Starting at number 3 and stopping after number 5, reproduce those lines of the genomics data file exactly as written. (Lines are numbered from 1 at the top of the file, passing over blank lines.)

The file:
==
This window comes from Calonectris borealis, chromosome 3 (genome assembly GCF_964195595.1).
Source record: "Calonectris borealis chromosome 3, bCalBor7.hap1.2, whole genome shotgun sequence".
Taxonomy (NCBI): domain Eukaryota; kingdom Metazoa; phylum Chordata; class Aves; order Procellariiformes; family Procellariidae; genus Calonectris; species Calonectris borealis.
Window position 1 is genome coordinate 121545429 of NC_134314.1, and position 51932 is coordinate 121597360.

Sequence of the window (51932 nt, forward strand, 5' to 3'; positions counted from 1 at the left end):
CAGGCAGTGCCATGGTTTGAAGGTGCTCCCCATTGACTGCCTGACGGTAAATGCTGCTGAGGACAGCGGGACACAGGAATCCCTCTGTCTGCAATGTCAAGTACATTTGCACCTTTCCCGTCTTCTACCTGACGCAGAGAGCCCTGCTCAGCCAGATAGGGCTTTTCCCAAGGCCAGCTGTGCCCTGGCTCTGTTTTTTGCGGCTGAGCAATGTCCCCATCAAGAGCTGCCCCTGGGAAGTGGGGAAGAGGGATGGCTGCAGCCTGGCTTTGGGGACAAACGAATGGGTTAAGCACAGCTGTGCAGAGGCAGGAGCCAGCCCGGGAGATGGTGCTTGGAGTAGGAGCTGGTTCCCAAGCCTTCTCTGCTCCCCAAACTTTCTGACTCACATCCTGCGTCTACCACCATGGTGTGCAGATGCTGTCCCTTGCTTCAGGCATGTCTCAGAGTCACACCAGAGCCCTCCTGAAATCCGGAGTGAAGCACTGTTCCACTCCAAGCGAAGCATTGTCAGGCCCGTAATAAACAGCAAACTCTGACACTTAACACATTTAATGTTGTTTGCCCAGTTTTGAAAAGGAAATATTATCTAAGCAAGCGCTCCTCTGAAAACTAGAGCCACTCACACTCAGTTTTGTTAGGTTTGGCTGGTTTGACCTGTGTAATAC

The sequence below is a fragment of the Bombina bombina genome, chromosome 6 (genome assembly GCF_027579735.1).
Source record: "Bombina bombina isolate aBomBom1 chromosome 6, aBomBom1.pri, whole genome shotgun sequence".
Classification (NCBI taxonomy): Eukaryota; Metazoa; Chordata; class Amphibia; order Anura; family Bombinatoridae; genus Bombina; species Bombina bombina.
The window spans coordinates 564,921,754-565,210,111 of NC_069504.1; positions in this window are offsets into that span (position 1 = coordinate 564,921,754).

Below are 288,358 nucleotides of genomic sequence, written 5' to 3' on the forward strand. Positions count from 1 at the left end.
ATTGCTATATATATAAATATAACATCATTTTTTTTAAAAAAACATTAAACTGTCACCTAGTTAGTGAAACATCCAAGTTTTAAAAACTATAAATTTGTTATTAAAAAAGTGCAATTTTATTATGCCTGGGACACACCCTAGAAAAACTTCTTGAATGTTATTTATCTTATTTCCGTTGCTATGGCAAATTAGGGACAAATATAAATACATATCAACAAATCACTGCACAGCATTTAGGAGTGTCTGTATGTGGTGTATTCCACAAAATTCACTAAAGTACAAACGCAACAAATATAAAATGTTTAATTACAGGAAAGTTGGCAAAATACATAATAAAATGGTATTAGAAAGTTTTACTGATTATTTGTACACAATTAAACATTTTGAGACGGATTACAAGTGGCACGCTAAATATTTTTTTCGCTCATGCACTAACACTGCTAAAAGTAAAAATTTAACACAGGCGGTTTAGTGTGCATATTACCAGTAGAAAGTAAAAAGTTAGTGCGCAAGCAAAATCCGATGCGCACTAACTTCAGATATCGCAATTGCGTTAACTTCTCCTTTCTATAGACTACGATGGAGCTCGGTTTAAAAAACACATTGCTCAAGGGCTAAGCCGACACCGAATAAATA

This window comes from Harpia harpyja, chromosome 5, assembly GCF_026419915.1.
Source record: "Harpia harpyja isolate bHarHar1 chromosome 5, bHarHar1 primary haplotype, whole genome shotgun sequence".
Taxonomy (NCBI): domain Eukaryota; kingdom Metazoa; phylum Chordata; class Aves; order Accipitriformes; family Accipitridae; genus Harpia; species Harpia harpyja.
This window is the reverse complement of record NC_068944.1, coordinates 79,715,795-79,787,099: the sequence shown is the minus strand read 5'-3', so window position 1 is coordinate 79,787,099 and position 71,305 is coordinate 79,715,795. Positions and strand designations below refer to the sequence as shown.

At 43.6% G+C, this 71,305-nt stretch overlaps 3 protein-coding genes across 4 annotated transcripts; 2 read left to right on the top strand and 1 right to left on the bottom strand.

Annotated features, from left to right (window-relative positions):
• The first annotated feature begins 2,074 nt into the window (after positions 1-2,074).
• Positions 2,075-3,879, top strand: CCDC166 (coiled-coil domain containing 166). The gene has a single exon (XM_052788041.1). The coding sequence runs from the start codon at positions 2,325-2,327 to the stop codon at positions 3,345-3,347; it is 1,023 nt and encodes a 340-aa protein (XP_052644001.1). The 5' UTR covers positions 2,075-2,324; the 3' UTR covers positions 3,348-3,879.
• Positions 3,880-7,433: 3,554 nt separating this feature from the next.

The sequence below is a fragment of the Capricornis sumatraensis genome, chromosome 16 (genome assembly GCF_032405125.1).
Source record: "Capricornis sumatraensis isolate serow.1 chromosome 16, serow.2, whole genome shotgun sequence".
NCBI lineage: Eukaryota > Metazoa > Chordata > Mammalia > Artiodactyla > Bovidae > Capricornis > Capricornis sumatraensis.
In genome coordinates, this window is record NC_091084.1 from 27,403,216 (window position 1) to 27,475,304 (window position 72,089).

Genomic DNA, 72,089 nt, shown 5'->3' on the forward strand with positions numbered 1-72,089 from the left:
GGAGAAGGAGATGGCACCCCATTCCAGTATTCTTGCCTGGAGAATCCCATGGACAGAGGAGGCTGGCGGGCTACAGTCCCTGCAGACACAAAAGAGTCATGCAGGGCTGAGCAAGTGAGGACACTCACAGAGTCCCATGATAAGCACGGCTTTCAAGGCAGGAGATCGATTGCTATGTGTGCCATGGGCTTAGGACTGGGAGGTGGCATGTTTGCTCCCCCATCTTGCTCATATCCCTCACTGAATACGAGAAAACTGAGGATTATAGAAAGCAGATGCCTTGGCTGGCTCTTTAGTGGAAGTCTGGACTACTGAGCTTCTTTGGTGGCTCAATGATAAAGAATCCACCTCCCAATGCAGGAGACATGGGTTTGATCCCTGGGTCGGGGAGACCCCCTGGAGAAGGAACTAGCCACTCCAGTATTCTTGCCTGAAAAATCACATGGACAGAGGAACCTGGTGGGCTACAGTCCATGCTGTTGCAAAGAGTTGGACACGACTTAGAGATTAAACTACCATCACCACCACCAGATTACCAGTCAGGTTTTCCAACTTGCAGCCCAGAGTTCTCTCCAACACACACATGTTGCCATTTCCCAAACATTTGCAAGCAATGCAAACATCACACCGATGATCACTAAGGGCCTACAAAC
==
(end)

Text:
Taxonomy (NCBI): domain Eukaryota; kingdom Metazoa; phylum Chordata; class Aves; order Procellariiformes; family Procellariidae; genus Calonectris; species Calonectris borealis.
Window position 1 is genome coordinate 121545429 of NC_134314.1, and position 51932 is coordinate 121597360.

Sequence of the window (51932 nt, forward strand, 5' to 3'; positions counted from 1 at the left end):